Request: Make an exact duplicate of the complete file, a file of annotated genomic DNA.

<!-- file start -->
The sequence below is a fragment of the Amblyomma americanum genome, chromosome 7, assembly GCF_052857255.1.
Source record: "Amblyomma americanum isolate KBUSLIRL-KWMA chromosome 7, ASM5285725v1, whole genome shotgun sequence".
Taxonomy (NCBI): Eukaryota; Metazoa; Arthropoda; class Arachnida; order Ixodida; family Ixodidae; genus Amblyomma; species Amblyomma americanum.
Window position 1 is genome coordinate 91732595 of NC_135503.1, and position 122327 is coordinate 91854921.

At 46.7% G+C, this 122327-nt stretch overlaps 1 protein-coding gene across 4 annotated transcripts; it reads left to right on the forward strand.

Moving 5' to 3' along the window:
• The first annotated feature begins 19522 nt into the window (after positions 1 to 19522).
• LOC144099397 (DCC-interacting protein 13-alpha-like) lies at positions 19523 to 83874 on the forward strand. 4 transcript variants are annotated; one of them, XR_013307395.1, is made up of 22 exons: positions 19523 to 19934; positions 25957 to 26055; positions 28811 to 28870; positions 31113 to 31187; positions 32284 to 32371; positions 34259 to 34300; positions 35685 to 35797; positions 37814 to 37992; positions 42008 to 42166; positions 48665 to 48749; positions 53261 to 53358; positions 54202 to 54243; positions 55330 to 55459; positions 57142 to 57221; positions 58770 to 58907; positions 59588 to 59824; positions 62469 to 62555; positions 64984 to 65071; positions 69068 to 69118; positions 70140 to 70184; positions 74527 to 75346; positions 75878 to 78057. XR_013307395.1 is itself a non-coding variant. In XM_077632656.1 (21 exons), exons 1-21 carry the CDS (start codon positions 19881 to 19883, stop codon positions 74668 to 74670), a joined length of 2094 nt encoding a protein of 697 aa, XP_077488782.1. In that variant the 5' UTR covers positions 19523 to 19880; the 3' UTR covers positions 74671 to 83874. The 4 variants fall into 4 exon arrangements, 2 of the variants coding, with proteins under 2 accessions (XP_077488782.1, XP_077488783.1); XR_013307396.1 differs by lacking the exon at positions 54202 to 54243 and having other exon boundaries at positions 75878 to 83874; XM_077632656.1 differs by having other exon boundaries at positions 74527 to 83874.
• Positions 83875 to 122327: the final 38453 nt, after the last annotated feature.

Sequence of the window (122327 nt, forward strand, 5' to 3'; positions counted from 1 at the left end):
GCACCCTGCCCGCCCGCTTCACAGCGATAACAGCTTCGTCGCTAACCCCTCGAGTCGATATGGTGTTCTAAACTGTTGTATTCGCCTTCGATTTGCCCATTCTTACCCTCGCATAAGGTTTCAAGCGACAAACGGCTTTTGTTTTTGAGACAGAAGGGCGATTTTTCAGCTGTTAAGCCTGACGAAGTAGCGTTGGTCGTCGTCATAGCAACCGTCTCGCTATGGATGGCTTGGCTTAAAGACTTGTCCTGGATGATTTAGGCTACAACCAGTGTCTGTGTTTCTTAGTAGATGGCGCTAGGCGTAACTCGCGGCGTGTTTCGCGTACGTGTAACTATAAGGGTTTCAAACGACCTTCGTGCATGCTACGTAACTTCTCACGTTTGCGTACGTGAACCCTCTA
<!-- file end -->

The sequence below is a fragment of the Amblyomma americanum genome, chromosome 7, assembly GCF_052857255.1.
Source record: "Amblyomma americanum isolate KBUSLIRL-KWMA chromosome 7, ASM5285725v1, whole genome shotgun sequence".
Taxonomy (NCBI): Eukaryota; Metazoa; Arthropoda; class Arachnida; order Ixodida; family Ixodidae; genus Amblyomma; species Amblyomma americanum.
Window position 1 is genome coordinate 91732595 of NC_135503.1, and position 122327 is coordinate 91854921.

At 46.7% G+C, this 122327-nt stretch overlaps 1 protein-coding gene across 4 annotated transcripts; it reads left to right on the forward strand.

Moving 5' to 3' along the window:
• The first annotated feature begins 19522 nt into the window (after positions 1 to 19522).
• LOC144099397 (DCC-interacting protein 13-alpha-like) lies at positions 19523 to 83874 on the forward strand. 4 transcript variants are annotated; one of them, XR_013307395.1, is made up of 22 exons: positions 19523 to 19934; positions 25957 to 26055; positions 28811 to 28870; positions 31113 to 31187; positions 32284 to 32371; positions 34259 to 34300; positions 35685 to 35797; positions 37814 to 37992; positions 42008 to 42166; positions 48665 to 48749; positions 53261 to 53358; positions 54202 to 54243; positions 55330 to 55459; positions 57142 to 57221; positions 58770 to 58907; positions 59588 to 59824; positions 62469 to 62555; positions 64984 to 65071; positions 69068 to 69118; positions 70140 to 70184; positions 74527 to 75346; positions 75878 to 78057. XR_013307395.1 is itself a non-coding variant. In XM_077632656.1 (21 exons), exons 1-21 carry the CDS (start codon positions 19881 to 19883, stop codon positions 74668 to 74670), a joined length of 2094 nt encoding a protein of 697 aa, XP_077488782.1. In that variant the 5' UTR covers positions 19523 to 19880; the 3' UTR covers positions 74671 to 83874. The 4 variants fall into 4 exon arrangements, 2 of the variants coding, with proteins under 2 accessions (XP_077488782.1, XP_077488783.1); XR_013307396.1 differs by lacking the exon at positions 54202 to 54243 and having other exon boundaries at positions 75878 to 83874; XM_077632656.1 differs by having other exon boundaries at positions 74527 to 83874.
• Positions 83875 to 122327: the final 38453 nt, after the last annotated feature.

Sequence of the window (122327 nt, forward strand, 5' to 3'; positions counted from 1 at the left end):
GCACCCTGCCCGCCCGCTTCACAGCGATAACAGCTTCGTCGCTAACCCCTCGAGTCGATATGGTGTTCTAAACTGTTGTATTCGCCTTCGATTTGCCCATTCTTACCCTCGCATAAGGTTTCAAGCGACAAACGGCTTTTGTTTTTGAGACAGAAGGGCGATTTTTCAGCTGTTAAGCCTGACGAAGTAGCGTTGGTCGTCGTCATAGCAACCGTCTCGCTATGGATGGCTTGGCTTAAAGACTTGTCCTGGATGATTTAGGCTACAACCAGTGTCTGTGTTTCTTAGTAGATGGCGCTAGGCGTAACTCGCGGCGTGTTTCGCGTACGTGTAACTATAAGGGTTTCAAACGACCTTCGTGCATGCTACGTAACTTCTCACGTTTGCGTACGTGAACCCTCTA